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High homocysteine not linked to cancer risk in women.

DENVER -- Elevated plasma homocysteine wasn't linked to an overall increase in cancer incidence or mortality in the Women's Health Study.

Indeed, of the 13 most common site-specific forms of cancer in the prospective study, only lung cancer--the fourth most common--was associated with an elevated homocysteine level, Dr. Yiqing Song reported at the annual meeting of the American Association for Cancer Research.

Of 27,764 participants in the Women's Health Study who were at least 45 years old and apparently healthy when they gave a baseline blood sample, 2,637 went on to develop cancers other than nonmelanoma skin cancer during a median follow-up of 13 years. There were 511 deaths due to malignancy.

The adjusted risk of lung cancer was 83% greater among those with a plasma homocysteine level in the highest quintile, with a median level of 15.9 micro-mol/L, compared with those with levels in the lowest quintile, with a median of 7.44 micromol/L. There were 199 cases of lung cancer during the study period.

But no other type of cancer was significantly related to plasma homocysteine level. Of the other 12 most common cancers, 9 were less common in women with elevated homocysteine levels, but none of the inverse associations achieved statistical significance.

For example, the risk of breast cancer--by far the most common malignancy in the Women's Health Study, with 1,099 cases--was an adjusted 6% less among women with a homocysteine level in the top quintile, compared with those whose level was in the lowest quintile.

The study hypothesis was that an elevated plasma homocysteine level would predict increased cancer risk. A high level of homocysteine is typically caused by inadequate intake of folate and other B vitamins. Deficiencies of these vitamins are believed to promote carcinogenesis through disruption of DNA methylation, repair, and synthesis, explained Dr. Song of Brigham and Women's Hospital, Boston.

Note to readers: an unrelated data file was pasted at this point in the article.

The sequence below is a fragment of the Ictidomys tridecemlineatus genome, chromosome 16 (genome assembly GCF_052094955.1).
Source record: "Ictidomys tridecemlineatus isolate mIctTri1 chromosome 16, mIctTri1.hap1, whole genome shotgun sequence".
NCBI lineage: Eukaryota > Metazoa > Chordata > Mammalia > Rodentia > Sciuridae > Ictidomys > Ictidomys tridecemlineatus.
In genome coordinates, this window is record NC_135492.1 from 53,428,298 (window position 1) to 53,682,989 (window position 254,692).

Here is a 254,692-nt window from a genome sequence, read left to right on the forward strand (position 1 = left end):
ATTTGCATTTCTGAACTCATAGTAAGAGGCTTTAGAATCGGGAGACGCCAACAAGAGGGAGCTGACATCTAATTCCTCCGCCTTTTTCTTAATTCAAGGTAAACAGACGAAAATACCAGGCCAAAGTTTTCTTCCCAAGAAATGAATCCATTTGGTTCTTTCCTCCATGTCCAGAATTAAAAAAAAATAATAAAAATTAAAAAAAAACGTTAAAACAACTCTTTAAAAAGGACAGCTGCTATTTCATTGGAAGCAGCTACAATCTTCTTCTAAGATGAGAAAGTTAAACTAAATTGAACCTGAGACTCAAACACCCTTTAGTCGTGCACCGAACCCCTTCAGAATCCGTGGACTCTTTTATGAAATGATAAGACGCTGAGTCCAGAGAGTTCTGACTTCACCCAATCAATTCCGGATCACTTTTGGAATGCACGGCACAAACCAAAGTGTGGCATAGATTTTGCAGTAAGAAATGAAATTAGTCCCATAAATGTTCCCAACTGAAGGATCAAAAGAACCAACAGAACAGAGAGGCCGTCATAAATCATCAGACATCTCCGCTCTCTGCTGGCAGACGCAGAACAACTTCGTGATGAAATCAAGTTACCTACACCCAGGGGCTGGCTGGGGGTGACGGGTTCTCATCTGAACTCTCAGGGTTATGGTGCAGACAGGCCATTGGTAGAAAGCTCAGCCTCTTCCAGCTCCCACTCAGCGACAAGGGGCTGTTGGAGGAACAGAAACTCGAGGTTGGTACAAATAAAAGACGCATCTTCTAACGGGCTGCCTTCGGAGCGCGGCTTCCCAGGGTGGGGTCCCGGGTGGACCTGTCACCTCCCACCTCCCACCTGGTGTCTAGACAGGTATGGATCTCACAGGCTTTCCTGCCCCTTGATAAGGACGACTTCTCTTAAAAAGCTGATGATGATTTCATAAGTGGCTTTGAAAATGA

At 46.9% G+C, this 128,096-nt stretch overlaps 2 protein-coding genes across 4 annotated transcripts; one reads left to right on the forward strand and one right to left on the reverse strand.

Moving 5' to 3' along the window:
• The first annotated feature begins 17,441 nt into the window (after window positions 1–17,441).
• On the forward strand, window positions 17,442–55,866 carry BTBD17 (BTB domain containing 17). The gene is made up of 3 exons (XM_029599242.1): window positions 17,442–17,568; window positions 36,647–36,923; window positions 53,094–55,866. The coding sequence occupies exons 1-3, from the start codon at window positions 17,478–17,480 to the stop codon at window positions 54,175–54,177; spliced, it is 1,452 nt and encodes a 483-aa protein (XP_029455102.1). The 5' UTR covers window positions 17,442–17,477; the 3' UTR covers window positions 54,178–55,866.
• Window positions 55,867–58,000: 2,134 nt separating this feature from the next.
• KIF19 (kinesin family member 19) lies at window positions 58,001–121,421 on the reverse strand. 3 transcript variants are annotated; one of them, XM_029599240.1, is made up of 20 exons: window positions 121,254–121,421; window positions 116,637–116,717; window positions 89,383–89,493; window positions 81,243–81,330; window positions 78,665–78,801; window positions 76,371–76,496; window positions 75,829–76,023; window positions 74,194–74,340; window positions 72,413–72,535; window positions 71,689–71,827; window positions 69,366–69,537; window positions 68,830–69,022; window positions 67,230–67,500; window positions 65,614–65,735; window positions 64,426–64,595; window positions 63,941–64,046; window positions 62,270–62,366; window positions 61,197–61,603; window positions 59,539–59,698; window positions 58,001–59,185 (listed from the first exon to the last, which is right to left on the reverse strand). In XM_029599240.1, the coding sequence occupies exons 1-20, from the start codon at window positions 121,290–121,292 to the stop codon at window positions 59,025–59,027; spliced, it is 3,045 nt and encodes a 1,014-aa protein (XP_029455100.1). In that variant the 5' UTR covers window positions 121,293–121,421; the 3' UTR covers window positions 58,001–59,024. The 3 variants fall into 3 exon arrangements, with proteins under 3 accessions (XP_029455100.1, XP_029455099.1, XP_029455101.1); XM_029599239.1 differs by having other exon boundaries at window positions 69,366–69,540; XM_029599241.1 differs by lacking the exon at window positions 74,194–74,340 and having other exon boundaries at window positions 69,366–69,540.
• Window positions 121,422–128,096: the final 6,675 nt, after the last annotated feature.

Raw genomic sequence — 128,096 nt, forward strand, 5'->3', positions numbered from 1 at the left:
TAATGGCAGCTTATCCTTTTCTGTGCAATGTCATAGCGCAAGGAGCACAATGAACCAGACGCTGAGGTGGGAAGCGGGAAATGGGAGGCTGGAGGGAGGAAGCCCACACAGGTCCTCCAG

In the Women's Health Study, an elevated homocysteine level was associated with a many potentially confounding variables. For instance, women with higher plasma homocysteine were significantly less physically active, heavier, more likely to smoke, and had greater alcohol intake than those with a low homocysteine level. They were also less likely to be on postmenopausal hormone therapy or to take a multivitamin, and they ate fewer fruits and vegetables and more red meat. Multivariate risk adjustment was therefore essential.
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Title Annotation:ONCOLOGY
Author:Jancin, Bruce
Publication:Internal Medicine News
Article Type:Report
Geographic Code:1USA
Date:Sep 15, 2009
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